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Metaphysical conceits Mingling the Obscure and the Concrete.

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Presentation on theme: "Metaphysical conceits Mingling the Obscure and the Concrete."— Presentation transcript:

1 Metaphysical conceits Mingling the Obscure and the Concrete

2 What is a Metaphysical Conceit? The Encyclopaedia Britannica states: - The metaphysical conceit [...] is a more intricate and intellectual device. It usually sets up an analogy between one entity’s spiritual qualities and an object in the physical world and sometimes controls the whole structure of the poem. Mostly meaning that an obscure idea (Life, Death, Love, etc.) is compared to something concrete, many times these ideas and things are dissimilar. "a conceit is a comparison whose ingenuity is more striking than its justness" and that "a comparison becomes a conceit when we are made to concede likeness while being strongly conscious of unlikeness."

3 Background of Metaphysical Conceits A group of poets using the same style and wit were lumped together as the ‘metaphysical poets’ (including Donne) during the 17 th century. To the best of my knowledge, the metaphysical conceit stemmed from the styles and poems of these writers.


5 John Donne’s The Broken Heart

6 A Bit About His Life "The typical Elizabethan with his love of eloquence, with his longing for brave new words, tended to enlarge and generalise....Donne's genius was precisely the opposite of this. He diminished; he particularised....It is this desire for nakedness in an age that was florid, this determination to record not the likenesses which go to compose a rounded and seemly whole, but the inconsistencies that break up semblances, the power to make us feel the different emotions of love and hate and laughter at the same time, that separate Donne from his contemporaries." -Virginia Woolf

7 A Bit About His Life: Relationships Little seems to be known about his relationships with women before his marriage, though there are some who speculated him to be a womanizer. Donne seemed to love his wife very much (Example: - A Valediction: Forbidding Mourning). After 16 years of marriage she died, Donne never remarried.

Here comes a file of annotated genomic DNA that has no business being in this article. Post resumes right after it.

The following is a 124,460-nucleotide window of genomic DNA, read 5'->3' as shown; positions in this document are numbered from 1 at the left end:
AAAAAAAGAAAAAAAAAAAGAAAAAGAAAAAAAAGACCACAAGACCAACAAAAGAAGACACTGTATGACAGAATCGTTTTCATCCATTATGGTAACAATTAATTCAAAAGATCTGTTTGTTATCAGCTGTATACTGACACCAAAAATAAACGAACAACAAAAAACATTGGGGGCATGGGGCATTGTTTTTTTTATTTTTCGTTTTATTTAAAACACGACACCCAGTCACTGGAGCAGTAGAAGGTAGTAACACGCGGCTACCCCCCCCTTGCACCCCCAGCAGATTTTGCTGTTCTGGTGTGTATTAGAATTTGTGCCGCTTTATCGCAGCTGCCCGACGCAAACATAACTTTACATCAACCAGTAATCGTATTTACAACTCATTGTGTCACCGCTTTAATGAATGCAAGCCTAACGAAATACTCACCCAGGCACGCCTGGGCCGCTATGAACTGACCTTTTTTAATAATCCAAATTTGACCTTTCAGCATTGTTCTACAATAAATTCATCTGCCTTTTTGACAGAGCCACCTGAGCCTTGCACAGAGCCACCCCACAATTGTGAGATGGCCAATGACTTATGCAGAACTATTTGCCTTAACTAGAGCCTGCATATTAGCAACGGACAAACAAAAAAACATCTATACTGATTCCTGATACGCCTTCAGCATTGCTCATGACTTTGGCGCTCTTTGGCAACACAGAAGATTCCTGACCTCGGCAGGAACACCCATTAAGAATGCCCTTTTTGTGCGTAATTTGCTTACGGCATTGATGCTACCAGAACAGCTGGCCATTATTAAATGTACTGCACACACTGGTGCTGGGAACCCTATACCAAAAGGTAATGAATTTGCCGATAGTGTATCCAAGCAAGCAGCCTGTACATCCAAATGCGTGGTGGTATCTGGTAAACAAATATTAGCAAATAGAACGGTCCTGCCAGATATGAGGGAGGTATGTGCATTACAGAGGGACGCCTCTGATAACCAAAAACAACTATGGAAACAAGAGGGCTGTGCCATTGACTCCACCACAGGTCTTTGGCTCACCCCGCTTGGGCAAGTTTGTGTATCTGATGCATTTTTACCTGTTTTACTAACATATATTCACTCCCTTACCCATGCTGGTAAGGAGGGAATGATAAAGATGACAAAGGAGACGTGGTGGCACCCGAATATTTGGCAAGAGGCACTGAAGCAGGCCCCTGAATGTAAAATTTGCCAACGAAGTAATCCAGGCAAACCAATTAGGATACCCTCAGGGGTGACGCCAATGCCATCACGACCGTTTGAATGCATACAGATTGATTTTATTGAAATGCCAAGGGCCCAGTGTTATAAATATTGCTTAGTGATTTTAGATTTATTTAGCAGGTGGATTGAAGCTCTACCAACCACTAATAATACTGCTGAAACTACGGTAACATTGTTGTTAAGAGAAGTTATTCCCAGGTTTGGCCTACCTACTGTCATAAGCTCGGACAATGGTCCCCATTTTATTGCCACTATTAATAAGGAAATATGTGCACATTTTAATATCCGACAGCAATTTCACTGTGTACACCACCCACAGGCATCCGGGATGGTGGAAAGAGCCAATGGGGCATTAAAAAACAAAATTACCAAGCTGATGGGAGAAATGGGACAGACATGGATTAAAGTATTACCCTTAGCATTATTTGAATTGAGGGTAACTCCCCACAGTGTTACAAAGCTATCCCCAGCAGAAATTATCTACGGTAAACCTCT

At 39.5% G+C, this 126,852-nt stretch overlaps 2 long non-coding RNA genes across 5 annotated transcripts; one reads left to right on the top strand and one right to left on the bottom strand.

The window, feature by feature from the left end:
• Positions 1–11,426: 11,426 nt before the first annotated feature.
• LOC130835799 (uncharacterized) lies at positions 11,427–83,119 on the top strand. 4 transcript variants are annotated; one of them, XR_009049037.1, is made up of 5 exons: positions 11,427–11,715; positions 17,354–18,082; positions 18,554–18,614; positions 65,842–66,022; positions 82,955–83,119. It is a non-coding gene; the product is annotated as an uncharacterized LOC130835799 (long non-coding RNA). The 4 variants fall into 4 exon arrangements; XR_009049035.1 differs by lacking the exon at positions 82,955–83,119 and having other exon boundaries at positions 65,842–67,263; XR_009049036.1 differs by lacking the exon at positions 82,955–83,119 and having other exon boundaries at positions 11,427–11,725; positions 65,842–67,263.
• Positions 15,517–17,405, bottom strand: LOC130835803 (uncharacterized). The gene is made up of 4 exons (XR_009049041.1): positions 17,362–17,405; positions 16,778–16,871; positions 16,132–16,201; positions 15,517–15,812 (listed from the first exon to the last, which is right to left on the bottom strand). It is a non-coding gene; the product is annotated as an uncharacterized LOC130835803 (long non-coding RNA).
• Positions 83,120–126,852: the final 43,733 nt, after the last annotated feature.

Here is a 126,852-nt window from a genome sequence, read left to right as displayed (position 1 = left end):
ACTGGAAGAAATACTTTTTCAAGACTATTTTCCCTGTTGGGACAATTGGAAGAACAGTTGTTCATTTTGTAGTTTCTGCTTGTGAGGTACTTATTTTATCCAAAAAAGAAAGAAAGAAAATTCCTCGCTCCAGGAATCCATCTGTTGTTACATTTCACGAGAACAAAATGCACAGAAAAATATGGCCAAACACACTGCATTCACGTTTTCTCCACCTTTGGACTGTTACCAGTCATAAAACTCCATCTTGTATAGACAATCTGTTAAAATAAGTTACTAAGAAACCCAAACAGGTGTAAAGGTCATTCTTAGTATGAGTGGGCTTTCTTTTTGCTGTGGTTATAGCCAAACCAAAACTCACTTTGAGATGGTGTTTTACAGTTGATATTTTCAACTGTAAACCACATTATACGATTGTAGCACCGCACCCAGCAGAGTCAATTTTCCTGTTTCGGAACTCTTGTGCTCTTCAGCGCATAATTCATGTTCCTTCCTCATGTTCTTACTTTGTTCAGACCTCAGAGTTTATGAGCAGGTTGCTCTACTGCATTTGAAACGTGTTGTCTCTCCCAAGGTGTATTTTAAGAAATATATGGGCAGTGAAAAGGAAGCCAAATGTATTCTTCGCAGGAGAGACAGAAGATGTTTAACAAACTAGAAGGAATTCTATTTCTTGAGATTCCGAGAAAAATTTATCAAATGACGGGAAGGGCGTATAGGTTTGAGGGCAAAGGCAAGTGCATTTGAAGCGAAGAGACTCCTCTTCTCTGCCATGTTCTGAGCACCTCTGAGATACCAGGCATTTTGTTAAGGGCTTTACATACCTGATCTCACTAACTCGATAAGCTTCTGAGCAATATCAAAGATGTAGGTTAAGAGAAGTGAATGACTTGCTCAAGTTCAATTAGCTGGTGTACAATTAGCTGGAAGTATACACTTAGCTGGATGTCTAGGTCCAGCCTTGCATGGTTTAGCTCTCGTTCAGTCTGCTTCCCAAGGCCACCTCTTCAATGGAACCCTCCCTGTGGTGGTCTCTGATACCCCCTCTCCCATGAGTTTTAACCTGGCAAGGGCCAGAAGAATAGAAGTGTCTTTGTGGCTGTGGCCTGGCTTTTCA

8 On to the Poem: Title Note the title. “Broken Heart’ can be seen as the emotional state, or a more literal situation later in the poem. The title gives the reader an idea of what the poem is about.

9 On to the Poem: Stanza 1 Mostly an introduction to the poem. Sets the theme and mood of the poem. Sickness and fire imagery. Two metaphysical conceits: - Love compared to the plague -Love compared to gunpowder

10 On to the Poem: Stanza 2 Donne develops this idea of love, an all consuming and fatal monster. Note capitalization of Love. (personification) Imagery of death and being devoured. Metaphors and similes referencing the chained shot, the pike, and the fry. Perhaps another metaphysical conceit: - Love compared to the pike The comparison of hearts to fry indicates vulnerability.

11 On to the Poem: Stanza 3 Goes from speaking generally of to almost speaking to a lover. Again Love is portrayed more like a being, and the destroyer. Simile comparing hearts and glass. (depicts hearts as fragile)

12 On to the Poem: Stanza 4 Winding down; conclusion of poem. Comparison of a broken heart to a broken mirror and to rags. Themes of destruction and death throughout the poem indicate the metaphysical conceit: - Love as compared to war

13 Bibliography taphysical-conceit taphysical-conceit ml ml m m John.html John.html Donne, John. The Complete Poetry & Selected Prose of John Donne. Toronto: Random House, 1994.

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